MKE is a Turkish company that manufactures ammunition. I won’t get into the history of the company or their process, and will focus more on my actual experience using their ammo, specifically their 9mm 124 gr.
First, some disclosures…
The MKE 9mm I’ve used was provided by Steel City Ammo (SCA) for testing purposes.
SCA sells this ammunition, and MKE has also manufactured the previously sold Diamond Dogs 9mm ammo as well.
I have a working relationship with SCA and will do my best to remain impartial and honest. My priority is providing honest feedback and do not allow SCA staff to review my findings prior to publication.
Scientific testing can be useful, but likely isn’t necessary for the scope of this review. I primarily wanted to focus more on how well the ammo would run vs velocities and accuracy. With that in mind, I primarily tracked how many rounds I fired and how many rounds I could document how many failures there were and what type. This firsthand information was coupled with observations from others who have also used either Diamond Dogs or MKE 9mm.
Onward and Forward
I received approximately 300 rounds and shot it through four different handguns, a Glock 19, Shadow Systems MR918 build (essentially a G19), and two S&W M&P’s. Both of my handguns used factory internals with no aftermarket parts to the action. One of the M&P’s had factory internals, while the other had modified internals for competition with reduced power springs used in the action.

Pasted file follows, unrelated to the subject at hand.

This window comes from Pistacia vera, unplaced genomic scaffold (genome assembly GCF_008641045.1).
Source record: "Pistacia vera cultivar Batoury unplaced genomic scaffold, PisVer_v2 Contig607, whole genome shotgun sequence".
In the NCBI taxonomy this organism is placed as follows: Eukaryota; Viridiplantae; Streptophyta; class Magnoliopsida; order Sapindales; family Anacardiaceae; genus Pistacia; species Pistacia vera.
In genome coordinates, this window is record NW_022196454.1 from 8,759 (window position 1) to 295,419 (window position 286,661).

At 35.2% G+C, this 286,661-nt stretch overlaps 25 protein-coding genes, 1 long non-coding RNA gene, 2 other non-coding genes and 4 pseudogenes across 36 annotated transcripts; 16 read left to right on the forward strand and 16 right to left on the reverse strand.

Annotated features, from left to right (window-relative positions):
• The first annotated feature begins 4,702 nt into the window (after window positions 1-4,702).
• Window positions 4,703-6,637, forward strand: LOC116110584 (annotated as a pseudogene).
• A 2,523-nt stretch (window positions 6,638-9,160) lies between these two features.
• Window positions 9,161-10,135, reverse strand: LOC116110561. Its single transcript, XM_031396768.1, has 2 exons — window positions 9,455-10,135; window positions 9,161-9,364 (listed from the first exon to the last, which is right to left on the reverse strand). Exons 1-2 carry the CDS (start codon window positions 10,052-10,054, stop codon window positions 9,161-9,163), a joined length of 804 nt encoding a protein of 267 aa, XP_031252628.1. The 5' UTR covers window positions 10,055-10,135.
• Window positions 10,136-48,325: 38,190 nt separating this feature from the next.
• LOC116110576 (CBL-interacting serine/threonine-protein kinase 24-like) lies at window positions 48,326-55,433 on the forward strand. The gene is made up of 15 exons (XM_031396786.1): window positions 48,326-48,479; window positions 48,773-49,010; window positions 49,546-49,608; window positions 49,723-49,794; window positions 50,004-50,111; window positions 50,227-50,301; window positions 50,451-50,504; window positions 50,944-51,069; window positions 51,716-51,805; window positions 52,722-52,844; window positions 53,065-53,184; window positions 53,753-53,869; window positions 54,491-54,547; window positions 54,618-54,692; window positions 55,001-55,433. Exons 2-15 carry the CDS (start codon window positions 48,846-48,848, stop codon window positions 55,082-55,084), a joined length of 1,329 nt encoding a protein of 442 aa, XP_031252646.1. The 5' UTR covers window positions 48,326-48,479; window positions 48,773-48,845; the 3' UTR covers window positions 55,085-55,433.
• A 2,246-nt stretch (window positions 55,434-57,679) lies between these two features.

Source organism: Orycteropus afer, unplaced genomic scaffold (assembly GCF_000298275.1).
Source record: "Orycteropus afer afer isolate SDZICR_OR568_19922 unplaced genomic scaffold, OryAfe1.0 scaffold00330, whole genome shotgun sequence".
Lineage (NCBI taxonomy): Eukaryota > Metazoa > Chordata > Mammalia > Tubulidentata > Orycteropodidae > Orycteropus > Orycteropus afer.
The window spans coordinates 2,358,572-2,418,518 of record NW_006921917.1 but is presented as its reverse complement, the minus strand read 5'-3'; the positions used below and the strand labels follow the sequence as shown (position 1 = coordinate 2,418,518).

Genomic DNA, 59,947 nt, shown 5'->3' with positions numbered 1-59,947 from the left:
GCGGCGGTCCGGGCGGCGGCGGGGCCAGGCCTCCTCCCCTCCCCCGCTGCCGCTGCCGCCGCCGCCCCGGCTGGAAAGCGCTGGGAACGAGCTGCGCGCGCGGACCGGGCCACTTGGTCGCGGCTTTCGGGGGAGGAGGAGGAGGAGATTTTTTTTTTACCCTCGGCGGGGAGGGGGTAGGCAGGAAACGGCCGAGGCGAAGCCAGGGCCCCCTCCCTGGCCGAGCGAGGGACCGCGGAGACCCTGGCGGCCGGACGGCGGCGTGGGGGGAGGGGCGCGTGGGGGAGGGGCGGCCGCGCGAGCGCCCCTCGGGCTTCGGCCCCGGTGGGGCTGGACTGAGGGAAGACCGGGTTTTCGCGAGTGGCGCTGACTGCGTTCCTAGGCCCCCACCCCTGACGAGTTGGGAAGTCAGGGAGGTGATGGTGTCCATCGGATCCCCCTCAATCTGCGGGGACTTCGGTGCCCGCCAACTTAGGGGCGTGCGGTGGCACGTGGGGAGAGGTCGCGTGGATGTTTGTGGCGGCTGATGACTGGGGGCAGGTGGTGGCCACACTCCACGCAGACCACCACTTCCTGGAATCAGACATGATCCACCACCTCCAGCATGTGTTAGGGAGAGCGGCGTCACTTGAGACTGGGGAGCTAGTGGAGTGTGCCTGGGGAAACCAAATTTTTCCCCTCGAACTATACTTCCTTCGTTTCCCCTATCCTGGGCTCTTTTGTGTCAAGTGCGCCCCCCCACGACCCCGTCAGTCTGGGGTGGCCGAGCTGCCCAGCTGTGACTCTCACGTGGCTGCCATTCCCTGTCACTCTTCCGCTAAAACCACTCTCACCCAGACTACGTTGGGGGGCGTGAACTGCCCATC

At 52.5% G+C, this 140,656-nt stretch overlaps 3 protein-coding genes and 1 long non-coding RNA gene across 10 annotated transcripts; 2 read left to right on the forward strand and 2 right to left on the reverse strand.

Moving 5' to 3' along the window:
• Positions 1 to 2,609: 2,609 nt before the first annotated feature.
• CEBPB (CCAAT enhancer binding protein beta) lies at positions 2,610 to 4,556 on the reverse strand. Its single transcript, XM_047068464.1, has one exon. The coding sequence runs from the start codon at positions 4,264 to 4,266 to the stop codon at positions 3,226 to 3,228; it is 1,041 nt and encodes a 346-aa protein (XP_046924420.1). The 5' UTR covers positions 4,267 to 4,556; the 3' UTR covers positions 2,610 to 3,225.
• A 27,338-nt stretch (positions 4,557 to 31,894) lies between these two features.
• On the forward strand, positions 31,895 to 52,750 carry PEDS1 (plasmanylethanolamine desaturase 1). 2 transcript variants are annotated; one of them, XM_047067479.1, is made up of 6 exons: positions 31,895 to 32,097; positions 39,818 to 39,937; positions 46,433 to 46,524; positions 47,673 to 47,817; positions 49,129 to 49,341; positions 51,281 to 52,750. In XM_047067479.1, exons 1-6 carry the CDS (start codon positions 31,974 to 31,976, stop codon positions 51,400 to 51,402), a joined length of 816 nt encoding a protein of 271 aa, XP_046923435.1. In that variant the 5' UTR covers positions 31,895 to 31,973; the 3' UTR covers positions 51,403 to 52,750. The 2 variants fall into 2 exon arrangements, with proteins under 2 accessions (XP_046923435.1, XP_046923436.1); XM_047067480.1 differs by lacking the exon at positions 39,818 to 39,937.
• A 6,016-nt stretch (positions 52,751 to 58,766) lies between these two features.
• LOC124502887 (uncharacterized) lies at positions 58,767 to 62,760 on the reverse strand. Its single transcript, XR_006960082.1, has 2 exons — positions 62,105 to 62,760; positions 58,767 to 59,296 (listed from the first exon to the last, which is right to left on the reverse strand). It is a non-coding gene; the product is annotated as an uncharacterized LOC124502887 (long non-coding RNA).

I personally shot approximately 200 rounds of ammo between my two handguns.
Out of those 200 rounds, I had approximately 5 failures.
Out of those 5 failures, 1 was a failure to fire and 4 were failures to feed.
The failures to feed could be directly attributed to the mags used, which had significant amounts of dirt and mud inside them from being dropped in mud during reload drills.
The failure to fire was a light strike on the primer. Upon further inspection of the firearm used, I found that there was significant amounts of oil and carbon buildup in the striker channel from a lack of cleaning and maintenance. This likely caused the striker to strike the primer with less force, resulting in a light strike. I encountered no further issues with light strikes following a quick cleaning of the slide assembly and all internals.
My colleagues fired 100 rounds each through their M&P’s. The M&P with factory internals had zero failures, while the M&P with aftermarket or modified internals had 5 total failures.
All the failures were failures to fire, which fired after a second chambering and trigger pull.
Inspection of the primers indicated light strikes, with noticeably shallower striker marks on the primers. This indicated to both myself and my colleague that the slightly reduced power springs used in the modifications were just enough to induce intermittent light strikes.
So out of 200 rounds, I had 1 failure that could be attributed to the firearm and poor maintenance.
My colleague encountered 5 failures that could be attributed to the firearm, specifically the reduced power springs used with the internals.